The Elements of Effective Through-Care Part 1: International Review

Published: October 2013


This report forms Part 1 of a two-part review of the elements of effective through-care. It examines the international evidence in order to identify practice that appears to be effective, alongside areas that may hinder effective interventions. Part 2 examines this evidence alongside a review of practice in Scotland.

The available evidence, consisting of international research and practice evaluations, clearly highlights the practical issues that prisoners experience at the point of release and transition into the community. These issues often appear more entrenched for short-term prisoners for whom rates of reconviction are highest. The review confirms that already existing difficulties in areas such as accommodation, income, employment, drug and alcohol problems can actually deteriorate after release from custody, and imprisonment may serve to further marginalise particular groups (for example women, young and elderly prisoners, and minority ethnic groups).

While programmes in prison may help prepare prisoners for release, according to international research and evaluations these programmes will have greater impact if stable accommodation and employment opportunities are available in the community. Reductions in reoffending appear to be directly related to the availability of support following release, with international evidence suggesting that after-care may be as important as the provision of interventions during the period of custody.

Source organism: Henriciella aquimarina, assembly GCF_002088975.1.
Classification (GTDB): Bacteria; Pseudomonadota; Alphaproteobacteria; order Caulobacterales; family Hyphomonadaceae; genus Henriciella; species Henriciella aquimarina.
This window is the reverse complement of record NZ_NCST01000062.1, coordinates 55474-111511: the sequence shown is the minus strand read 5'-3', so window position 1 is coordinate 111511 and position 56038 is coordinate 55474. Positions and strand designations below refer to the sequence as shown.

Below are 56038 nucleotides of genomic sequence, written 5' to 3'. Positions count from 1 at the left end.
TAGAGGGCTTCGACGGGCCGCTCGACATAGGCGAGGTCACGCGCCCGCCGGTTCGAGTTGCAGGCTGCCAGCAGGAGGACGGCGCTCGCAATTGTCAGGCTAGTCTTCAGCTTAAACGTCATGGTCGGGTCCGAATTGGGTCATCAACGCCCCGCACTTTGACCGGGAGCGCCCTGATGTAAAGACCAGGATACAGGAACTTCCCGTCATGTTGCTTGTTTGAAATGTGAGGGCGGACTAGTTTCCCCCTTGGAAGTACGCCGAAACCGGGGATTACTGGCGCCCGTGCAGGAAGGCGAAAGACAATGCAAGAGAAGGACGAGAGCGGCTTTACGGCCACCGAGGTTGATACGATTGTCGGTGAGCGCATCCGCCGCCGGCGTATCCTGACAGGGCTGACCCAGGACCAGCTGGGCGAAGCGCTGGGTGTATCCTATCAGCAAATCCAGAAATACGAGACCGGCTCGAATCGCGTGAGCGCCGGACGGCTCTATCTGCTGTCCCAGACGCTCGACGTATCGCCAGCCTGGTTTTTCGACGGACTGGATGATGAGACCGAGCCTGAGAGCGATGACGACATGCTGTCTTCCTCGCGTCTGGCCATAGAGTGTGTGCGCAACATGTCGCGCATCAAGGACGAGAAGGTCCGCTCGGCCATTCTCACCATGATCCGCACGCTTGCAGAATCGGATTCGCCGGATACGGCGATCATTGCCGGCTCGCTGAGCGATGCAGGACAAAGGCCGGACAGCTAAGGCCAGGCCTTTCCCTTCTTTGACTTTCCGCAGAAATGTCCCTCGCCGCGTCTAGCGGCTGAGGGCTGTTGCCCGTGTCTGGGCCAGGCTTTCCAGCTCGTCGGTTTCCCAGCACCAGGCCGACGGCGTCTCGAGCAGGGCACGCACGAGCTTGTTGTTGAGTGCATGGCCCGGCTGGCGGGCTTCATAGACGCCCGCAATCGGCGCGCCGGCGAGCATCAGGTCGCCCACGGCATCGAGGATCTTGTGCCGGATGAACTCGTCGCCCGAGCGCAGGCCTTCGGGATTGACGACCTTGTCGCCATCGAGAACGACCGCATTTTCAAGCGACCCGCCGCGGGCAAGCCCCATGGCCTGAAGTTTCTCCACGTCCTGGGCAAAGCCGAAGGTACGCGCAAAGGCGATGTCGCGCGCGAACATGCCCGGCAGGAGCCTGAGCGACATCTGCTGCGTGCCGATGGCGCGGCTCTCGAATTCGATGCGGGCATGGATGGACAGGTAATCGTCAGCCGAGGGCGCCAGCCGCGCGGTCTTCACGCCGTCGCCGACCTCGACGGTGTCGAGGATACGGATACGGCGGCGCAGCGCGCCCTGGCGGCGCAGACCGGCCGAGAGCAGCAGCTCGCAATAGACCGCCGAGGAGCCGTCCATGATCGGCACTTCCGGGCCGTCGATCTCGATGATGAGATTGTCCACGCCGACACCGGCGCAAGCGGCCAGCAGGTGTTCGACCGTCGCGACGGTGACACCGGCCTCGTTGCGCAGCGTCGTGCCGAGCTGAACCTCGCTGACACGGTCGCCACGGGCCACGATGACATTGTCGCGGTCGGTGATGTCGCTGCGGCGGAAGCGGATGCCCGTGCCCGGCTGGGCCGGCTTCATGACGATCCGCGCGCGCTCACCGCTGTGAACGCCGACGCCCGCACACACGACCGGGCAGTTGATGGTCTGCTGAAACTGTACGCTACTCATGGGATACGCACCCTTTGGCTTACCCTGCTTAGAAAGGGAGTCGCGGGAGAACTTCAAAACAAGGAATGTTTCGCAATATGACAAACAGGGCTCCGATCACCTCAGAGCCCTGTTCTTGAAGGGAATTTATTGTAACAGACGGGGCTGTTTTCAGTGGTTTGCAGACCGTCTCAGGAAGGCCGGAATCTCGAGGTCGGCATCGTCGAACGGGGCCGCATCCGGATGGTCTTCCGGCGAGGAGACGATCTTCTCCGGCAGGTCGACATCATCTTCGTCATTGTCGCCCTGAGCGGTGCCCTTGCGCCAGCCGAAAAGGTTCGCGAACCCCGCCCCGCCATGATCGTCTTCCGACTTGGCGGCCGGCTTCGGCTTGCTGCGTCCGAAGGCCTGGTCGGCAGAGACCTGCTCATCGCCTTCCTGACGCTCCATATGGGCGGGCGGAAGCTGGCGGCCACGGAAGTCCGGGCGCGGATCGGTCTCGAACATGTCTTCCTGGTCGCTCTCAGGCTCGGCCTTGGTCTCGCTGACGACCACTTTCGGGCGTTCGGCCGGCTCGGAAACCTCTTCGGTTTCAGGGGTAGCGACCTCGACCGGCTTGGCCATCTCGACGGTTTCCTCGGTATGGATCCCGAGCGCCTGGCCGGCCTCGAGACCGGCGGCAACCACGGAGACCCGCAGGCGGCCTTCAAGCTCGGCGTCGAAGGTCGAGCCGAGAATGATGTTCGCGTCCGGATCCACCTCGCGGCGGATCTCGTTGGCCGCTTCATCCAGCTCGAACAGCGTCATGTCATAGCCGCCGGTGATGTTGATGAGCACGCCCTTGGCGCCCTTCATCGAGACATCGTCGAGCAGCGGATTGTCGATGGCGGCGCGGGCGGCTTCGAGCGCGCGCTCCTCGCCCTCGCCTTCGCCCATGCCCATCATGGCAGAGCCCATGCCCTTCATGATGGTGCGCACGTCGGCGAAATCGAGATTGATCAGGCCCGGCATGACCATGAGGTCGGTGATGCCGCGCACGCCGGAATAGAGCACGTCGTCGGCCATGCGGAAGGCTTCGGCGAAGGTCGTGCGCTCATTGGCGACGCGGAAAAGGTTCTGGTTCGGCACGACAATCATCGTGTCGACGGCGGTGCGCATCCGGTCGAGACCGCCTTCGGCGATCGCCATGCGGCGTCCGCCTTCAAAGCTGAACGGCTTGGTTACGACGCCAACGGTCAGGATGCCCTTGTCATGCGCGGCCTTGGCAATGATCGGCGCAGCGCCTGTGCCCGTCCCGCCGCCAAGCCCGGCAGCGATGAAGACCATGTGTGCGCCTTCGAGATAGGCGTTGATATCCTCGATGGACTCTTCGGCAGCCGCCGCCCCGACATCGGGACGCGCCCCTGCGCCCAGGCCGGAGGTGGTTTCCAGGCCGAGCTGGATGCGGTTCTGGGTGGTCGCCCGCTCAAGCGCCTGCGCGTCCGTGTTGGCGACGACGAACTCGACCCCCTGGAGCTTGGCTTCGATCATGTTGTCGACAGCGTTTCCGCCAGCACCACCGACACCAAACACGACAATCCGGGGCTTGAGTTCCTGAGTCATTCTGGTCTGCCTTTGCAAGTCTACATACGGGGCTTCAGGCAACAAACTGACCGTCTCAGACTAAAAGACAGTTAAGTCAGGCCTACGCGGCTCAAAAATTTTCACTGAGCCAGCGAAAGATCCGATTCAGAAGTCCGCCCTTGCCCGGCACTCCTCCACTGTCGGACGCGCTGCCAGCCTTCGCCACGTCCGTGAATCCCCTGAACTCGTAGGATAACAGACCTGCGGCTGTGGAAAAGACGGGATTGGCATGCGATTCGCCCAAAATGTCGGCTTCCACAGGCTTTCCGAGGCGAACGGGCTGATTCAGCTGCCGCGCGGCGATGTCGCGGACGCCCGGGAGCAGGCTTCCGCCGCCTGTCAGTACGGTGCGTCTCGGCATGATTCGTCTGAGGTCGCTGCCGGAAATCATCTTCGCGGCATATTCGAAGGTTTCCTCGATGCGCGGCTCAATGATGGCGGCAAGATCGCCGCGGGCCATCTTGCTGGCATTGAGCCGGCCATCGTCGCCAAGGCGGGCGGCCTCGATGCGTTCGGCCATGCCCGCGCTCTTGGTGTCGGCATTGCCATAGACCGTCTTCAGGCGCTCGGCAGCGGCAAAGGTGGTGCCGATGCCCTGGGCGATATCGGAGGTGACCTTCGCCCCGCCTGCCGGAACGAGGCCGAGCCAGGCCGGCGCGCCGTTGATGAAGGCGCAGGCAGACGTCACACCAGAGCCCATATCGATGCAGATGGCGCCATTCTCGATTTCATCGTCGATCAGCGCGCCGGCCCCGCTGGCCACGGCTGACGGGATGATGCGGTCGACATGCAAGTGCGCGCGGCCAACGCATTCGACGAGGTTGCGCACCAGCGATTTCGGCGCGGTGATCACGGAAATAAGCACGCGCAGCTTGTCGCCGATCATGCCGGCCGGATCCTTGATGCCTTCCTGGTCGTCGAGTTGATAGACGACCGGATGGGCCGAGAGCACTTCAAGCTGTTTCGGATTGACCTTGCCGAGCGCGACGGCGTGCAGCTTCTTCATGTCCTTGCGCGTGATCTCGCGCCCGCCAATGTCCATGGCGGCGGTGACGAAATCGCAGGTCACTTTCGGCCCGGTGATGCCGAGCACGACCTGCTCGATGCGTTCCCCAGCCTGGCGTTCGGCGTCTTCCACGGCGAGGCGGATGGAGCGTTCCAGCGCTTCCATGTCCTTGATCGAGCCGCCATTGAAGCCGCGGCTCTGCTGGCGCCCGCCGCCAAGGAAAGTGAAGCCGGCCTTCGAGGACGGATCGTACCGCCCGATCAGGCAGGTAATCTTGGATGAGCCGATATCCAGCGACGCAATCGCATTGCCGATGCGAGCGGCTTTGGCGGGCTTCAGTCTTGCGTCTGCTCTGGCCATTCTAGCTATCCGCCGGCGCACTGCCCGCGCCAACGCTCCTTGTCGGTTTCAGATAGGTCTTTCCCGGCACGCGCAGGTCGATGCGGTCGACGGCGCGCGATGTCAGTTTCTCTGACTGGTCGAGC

Through-care is intended to ensure processes are in place to support prisoners as they move back into their local communities and, to some extent, mitigate the worst effects of detrimental social and economic factors which affect the lives of many people processed by the criminal justice system. There is significant variation regarding the legislative context of through-care provision which can consist of both policy and statutory bases; varying across countries but also across regions and local states within a national framework. The provision of support at this transitional stage can reduce the likelihood of reoffending. Internationally, challenges to the provision of through-care arise from fragmentation of services, under-funding and a limited evidence base for service development.

While this review drew on an extensive range of international literature, there are a number of limitations in the evidence available and very little evidence of outcomes obtained as a direct result of through-care services. Differences are evident between academic or independent reviews of through-care provision and project evaluations or policy analysis. Different methodological approaches can also hamper attempts to consider evidence comparatively and an over-reliance on reconviction data often obscures many of the ‘softer’ measures which are present in the process of (re)-integration. However, despite these caveats, there is sufficient evidence from which a number of conclusions may be drawn with regard to through-care provision.

Authors / Editors

Prof Sarah Armstrong

University of Glasgow

Prof Margaret Malloch

University of Stirling

Prof Gill McIvor

University of Stirling

Dr Marguerite Schinkel

University of Glasgow